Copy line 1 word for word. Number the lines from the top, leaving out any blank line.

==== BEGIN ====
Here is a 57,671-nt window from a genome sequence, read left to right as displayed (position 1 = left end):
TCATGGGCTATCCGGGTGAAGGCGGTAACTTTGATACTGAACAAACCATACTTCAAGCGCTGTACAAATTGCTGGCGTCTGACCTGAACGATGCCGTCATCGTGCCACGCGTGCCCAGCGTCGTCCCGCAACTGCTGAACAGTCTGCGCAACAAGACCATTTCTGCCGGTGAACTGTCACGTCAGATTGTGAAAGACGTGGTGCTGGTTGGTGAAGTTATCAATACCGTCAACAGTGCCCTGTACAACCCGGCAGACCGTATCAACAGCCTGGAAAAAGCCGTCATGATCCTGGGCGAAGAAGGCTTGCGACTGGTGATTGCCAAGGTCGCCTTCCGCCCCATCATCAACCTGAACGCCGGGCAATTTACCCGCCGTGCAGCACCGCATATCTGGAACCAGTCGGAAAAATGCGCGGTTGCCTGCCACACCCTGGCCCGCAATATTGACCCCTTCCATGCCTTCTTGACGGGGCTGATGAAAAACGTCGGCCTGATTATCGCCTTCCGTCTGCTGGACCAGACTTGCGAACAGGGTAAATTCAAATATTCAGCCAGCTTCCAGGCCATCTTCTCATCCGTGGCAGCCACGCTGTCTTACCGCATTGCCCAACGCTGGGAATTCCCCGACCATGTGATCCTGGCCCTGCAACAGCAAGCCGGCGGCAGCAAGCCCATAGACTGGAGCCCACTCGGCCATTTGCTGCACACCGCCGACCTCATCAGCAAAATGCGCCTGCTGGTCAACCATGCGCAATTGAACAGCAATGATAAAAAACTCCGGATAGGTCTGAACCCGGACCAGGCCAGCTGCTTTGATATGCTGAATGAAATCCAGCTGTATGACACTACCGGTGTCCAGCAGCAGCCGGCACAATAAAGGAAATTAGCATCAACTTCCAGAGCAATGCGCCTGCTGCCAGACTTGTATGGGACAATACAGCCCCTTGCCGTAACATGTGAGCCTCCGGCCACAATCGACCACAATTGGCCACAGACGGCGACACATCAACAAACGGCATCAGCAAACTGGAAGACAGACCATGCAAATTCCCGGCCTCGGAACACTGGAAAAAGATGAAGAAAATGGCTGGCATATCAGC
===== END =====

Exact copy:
Here is a 57,671-nt window from a genome sequence, read left to right as displayed (position 1 = left end):